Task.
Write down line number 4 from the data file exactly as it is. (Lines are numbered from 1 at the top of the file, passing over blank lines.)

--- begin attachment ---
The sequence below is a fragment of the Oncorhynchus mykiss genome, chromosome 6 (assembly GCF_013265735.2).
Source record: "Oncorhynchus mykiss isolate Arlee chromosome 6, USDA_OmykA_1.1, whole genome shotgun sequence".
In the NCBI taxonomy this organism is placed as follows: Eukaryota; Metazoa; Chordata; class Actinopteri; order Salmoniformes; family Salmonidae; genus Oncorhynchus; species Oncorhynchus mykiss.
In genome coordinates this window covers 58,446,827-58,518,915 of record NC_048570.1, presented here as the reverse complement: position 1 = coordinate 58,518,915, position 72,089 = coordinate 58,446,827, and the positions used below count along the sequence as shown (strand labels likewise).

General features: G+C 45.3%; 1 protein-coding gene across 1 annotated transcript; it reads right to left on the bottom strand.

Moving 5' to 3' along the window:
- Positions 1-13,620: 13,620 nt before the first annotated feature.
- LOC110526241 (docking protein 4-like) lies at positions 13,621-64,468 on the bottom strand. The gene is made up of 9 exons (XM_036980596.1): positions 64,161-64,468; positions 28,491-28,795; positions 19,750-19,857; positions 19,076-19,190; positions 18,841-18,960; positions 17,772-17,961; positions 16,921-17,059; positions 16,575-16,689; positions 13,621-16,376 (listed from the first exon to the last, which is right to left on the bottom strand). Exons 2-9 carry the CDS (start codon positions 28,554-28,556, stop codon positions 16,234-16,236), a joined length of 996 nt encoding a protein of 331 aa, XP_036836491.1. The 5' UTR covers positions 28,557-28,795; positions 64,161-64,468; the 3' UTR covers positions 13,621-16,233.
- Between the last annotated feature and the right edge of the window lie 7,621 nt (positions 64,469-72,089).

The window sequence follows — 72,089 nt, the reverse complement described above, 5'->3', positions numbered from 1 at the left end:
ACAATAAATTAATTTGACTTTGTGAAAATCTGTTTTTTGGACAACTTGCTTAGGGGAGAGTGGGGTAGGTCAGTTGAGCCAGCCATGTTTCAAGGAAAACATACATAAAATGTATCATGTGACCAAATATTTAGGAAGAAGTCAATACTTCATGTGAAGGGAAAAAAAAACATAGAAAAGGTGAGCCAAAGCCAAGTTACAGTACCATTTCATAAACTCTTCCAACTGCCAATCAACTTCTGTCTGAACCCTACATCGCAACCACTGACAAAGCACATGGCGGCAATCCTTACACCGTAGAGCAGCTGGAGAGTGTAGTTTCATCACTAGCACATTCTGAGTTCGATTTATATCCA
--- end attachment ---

In genome coordinates this window covers 58,446,827-58,518,915 of record NC_048570.1, presented here as the reverse complement: position 1 = coordinate 58,518,915, position 72,089 = coordinate 58,446,827, and the positions used below count along the sequence as shown (strand labels likewise).